NASHVILLE, Tenn. (WKRN) – Images of the deadly shooting at Robb Elementary School and the highly scrutinized police response rocked the nation.

“We don’t want that to happen in Tennessee and gosh,” Gov. Bill Lee said while taking a deep breath. “We don’t want that to happen in Tennessee.”

June 6 — 13 days after the Uvalde school shooting — Lee issued an executive order to enhance school safety across the state. 

“Primarily, what it does is pull together the departments of our state government that are connected to school safety. So, the Department of Safety, the Department of Education, and others like Emergency Management to develop a plan,” he said.

Those departments have spent the last few weeks reviewing feedback requested from local law enforcement agencies and school districts.

“They have met every other week regularly,” Lee explained. “We are creating a plan that provides accountability, that provides transparency, so parents know what’s happening in the schools.”

News Channel 11’s sister station News 2 in Nashville asked if the public would ever see the recommendations that come out of the interagency communications.

“In a couple of weeks, we’re going to have a first report that will primarily be about the numbers and what we have found,” Governor Lee responded. “This is a strategy to do an assessment really to see exactly where we stand, what schools are actually implementing the practices, and then, we build from there.”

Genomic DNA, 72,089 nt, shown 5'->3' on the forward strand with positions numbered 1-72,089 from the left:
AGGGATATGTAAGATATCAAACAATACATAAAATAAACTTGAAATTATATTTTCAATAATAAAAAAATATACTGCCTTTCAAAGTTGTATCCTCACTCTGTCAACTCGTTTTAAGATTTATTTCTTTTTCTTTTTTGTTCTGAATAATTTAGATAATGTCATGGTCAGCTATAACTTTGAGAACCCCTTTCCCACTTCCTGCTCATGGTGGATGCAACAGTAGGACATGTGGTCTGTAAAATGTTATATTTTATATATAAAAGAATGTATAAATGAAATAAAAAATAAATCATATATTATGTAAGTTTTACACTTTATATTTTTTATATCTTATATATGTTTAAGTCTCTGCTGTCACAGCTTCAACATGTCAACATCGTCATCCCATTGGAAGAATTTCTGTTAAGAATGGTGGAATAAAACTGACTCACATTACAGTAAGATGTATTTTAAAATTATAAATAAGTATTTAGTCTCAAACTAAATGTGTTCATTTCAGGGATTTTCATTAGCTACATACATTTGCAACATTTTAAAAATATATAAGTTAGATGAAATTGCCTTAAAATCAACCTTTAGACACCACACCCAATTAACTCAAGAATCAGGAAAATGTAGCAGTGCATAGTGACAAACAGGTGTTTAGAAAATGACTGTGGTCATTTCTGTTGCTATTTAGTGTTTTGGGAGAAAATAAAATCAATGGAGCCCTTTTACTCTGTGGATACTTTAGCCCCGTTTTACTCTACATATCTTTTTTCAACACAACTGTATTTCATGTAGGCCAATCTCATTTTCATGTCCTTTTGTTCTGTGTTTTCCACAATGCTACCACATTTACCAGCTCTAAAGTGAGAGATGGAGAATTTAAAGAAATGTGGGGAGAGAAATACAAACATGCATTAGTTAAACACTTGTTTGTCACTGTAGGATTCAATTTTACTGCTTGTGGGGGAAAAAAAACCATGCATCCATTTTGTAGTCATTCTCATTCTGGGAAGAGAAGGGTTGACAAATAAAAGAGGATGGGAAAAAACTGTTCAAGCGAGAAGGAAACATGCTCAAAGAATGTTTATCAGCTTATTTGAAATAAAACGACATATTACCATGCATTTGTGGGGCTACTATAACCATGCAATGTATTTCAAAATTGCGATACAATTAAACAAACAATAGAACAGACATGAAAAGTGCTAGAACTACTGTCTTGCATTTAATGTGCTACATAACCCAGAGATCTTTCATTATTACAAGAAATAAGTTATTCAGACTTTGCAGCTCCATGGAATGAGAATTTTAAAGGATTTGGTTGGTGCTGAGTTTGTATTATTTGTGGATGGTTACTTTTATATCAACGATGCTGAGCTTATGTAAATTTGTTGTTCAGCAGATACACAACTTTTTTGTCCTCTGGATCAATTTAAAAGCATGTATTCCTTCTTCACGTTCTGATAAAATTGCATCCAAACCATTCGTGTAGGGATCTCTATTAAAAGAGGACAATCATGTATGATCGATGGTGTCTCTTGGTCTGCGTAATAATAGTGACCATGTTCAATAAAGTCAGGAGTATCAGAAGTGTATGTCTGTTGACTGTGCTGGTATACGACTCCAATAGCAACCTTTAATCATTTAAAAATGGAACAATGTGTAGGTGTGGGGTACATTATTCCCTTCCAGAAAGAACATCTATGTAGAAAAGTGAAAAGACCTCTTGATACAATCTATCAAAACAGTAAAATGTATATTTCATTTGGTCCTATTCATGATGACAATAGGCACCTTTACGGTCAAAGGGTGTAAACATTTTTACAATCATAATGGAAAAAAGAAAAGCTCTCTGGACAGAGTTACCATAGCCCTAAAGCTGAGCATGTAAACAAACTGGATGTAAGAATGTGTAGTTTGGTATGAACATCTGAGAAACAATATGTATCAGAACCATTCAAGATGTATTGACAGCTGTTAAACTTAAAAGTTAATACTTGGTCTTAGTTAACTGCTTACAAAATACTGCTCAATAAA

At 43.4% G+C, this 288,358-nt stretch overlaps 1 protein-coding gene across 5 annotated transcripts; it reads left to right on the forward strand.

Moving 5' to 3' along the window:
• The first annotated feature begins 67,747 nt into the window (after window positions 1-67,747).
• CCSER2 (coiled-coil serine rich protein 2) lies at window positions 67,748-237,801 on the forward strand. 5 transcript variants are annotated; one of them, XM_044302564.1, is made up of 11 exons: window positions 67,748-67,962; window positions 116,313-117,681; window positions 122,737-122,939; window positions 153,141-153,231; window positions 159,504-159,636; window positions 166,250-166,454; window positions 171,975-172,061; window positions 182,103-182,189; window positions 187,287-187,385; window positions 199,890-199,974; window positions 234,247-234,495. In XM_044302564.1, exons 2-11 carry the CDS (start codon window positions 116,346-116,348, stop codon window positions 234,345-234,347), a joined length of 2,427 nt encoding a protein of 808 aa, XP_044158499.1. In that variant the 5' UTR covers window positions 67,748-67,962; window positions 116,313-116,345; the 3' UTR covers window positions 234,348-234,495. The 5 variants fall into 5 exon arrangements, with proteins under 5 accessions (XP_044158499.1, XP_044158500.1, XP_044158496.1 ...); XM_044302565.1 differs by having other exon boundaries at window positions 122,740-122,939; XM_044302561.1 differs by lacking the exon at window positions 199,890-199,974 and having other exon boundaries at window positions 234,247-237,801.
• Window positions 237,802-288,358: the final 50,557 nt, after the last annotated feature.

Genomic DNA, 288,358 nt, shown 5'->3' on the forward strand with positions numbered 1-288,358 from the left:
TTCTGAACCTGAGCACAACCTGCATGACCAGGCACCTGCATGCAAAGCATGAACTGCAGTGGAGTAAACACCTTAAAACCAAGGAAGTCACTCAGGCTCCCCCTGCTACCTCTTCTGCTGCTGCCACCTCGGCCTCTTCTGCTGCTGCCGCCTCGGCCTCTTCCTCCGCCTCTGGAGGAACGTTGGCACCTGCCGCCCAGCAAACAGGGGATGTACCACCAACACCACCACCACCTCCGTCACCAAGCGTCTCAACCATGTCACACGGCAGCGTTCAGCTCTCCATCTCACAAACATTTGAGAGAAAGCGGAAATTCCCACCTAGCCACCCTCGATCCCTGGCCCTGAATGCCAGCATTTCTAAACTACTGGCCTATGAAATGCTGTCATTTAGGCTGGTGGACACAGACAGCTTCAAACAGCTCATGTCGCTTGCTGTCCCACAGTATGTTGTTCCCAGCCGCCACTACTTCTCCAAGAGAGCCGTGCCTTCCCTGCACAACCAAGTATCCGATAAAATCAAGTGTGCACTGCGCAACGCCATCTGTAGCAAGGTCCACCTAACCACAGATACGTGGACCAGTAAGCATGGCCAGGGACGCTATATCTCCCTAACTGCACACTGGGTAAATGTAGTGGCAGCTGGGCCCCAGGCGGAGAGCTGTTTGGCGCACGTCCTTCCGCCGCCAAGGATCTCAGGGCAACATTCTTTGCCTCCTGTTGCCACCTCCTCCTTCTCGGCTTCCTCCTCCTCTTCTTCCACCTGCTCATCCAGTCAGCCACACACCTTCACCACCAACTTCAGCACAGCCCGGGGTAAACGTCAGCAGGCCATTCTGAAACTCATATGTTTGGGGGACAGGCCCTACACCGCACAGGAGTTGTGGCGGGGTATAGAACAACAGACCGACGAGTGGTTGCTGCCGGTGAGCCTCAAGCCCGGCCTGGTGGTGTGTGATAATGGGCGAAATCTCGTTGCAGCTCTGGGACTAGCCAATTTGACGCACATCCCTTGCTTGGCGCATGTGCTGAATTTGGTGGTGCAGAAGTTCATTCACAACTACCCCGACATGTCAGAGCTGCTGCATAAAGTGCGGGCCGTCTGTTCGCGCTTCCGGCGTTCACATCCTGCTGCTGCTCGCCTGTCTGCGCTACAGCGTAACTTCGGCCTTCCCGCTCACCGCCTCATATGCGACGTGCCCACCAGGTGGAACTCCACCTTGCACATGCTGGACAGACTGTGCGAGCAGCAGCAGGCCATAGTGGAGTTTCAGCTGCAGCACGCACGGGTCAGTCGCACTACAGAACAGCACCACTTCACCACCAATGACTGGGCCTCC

Lee explained this order adds to the work that started in 2019 when an additional 213 SROs were placed through a grant program. At that time, he also doubled the state’s annual investment in school safety funding which was used for improvements to building security and violence intervention programming. 

Seven weeks after the order was issued, News 2 asked, “What actually is going to be implemented on day one when kids walk into school?”

“We have spent a great deal of time around the state training law enforcement,” Lee responded. “We’ve also engaged our highway patrol with the local schools to know the superintendent, to know the principal, to know the particular school they’re associated with. We’re developing a strategy for random checks of things like locked doors so that we know that schools are in fact following the protocols that we’ve put into place.”

While Lee is encouraged by the additional preventative steps to keep students safe in Tennessee, he says the work is far from over.

“This is something that we will never stop doing. We start with what we’ve done a couple of years ago. We accelerated this summer, but this is going to be a never-evening strategy toward making our schools safer and safer for our children.”